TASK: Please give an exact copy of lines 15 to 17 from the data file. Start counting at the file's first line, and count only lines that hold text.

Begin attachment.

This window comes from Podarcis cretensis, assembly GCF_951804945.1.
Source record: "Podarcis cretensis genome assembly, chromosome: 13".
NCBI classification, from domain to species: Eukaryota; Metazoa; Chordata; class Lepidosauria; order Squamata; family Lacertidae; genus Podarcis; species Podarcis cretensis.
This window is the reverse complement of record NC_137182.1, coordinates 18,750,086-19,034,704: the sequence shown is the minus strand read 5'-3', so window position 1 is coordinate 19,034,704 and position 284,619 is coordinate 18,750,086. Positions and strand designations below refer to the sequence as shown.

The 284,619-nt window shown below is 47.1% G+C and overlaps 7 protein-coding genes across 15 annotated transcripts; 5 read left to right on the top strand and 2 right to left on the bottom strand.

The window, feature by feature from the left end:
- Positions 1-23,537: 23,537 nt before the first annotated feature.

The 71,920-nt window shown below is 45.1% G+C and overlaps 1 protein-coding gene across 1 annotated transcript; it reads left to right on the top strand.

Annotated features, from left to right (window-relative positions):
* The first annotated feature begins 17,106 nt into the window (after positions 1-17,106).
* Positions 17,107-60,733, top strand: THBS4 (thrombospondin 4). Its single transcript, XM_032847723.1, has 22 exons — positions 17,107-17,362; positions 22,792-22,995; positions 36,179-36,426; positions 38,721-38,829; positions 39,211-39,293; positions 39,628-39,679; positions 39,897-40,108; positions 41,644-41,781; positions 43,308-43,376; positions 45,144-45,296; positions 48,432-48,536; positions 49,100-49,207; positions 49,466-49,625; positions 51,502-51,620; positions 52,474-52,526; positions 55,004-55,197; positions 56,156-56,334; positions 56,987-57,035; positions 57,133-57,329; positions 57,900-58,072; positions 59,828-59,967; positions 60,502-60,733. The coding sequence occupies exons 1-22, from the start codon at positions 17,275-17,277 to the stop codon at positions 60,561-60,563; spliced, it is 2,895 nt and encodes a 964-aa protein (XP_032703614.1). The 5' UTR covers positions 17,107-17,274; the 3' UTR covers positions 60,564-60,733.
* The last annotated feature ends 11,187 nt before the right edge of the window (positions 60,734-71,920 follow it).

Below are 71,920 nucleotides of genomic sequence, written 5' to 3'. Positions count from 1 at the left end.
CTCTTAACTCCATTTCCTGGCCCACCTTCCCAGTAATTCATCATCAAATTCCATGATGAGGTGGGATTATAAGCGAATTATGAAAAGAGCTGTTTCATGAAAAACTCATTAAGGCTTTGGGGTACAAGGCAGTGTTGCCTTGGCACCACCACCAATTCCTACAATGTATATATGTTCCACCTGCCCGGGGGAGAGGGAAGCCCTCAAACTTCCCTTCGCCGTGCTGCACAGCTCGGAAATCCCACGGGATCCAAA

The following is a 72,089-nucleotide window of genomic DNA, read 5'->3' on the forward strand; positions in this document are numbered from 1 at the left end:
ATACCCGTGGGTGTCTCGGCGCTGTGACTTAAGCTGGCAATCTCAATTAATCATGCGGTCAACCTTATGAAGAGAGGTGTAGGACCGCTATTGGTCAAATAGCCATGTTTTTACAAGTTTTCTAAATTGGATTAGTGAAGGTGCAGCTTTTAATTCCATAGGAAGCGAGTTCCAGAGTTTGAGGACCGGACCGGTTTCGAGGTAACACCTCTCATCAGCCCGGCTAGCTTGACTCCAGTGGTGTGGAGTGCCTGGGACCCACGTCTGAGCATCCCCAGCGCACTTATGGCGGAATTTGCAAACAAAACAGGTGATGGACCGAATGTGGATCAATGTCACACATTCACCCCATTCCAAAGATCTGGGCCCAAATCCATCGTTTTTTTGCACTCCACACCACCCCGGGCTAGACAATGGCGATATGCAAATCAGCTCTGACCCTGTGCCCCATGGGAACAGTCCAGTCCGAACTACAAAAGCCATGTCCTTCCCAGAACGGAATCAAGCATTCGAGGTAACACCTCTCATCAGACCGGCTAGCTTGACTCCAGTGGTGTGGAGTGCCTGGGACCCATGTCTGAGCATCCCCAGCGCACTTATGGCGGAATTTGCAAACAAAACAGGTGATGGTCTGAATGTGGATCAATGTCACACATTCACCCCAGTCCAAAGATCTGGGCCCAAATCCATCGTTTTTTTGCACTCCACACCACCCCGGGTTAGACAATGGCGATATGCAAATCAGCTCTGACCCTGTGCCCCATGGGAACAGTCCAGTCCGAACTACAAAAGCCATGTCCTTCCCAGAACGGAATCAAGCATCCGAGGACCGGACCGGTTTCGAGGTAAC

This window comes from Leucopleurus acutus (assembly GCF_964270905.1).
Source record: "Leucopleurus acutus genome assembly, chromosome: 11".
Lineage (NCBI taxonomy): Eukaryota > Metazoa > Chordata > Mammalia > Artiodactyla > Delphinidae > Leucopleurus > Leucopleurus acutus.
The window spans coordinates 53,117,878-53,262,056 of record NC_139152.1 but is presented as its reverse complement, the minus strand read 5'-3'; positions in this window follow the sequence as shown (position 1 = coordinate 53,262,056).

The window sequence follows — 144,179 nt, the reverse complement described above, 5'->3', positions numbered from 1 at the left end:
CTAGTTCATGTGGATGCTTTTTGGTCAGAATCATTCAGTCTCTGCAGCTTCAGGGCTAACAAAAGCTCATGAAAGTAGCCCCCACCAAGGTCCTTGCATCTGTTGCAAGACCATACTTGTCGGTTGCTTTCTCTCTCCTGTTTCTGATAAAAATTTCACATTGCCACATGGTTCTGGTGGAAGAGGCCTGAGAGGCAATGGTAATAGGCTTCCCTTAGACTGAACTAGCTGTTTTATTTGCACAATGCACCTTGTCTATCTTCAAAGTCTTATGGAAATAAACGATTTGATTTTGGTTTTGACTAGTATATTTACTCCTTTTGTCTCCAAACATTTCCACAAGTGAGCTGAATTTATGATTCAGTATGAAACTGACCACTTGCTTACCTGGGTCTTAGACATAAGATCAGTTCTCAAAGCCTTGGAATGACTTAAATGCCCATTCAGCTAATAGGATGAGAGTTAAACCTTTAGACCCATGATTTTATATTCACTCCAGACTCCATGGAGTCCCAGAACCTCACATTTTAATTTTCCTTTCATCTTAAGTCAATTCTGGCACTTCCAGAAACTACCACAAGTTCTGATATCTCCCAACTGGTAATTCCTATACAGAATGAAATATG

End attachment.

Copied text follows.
The following is a 72,089-nucleotide window of genomic DNA, read 5'->3' on the forward strand; positions in this document are numbered from 1 at the left end:
ATACCCGTGGGTGTCTCGGCGCTGTGACTTAAGCTGGCAATCTCAATTAATCATGCGGTCAACCTTATGAAGAGAGGTGTAGGACCGCTATTGGTCAAATAGCCATGTTTTTACAAGTTTTCTAAATTGGATTAGTGAAGGTGCAGCTTTTAATTCCATAGGAAGCGAGTTCCAGAGTTTGAGGACCGGACCGGTTTCGAGGTAACACCTCTCATCAGCCCGGCTAGCTTGACTCCAGTGGTGTGGAGTGCCTGGGACCCACGTCTGAGCATCCCCAGCGCACTTATGGCGGAATTTGCAAACAAAACAGGTGATGGACCGAATGTGGATCAATGTCACACATTCACCCCATTCCAAAGATCTGGGCCCAAATCCATCGTTTTTTTGCACTCCACACCACCCCGGGCTAGACAATGGCGATATGCAAATCAGCTCTGACCCTGTGCCCCATGGGAACAGTCCAGTCCGAACTACAAAAGCCATGTCCTTCCCAGAACGGAATCAAGCATTCGAGGTAACACCTCTCATCAGACCGGCTAGCTTGACTCCAGTGGTGTGGAGTGCCTGGGACCCATGTCTGAGCATCCCCAGCGCACTTATGGCGGAATTTGCAAACAAAACAGGTGATGGTCTGAATGTGGATCAATGTCACACATTCACCCCAGTCCAAAGATCTGGGCCCAAATCCATCGTTTTTTTGCACTCCACACCACCCCGGGTTAGACAATGGCGATATGCAAATCAGCTCTGACCCTGTGCCCCATGGGAACAGTCCAGTCCGAACTACAAAAGCCATGTCCTTCCCAGAACGGAATCAAGCATCCGAGGACCGGACCGGTTTCGAGGTAAC

This window comes from Leucopleurus acutus (assembly GCF_964270905.1).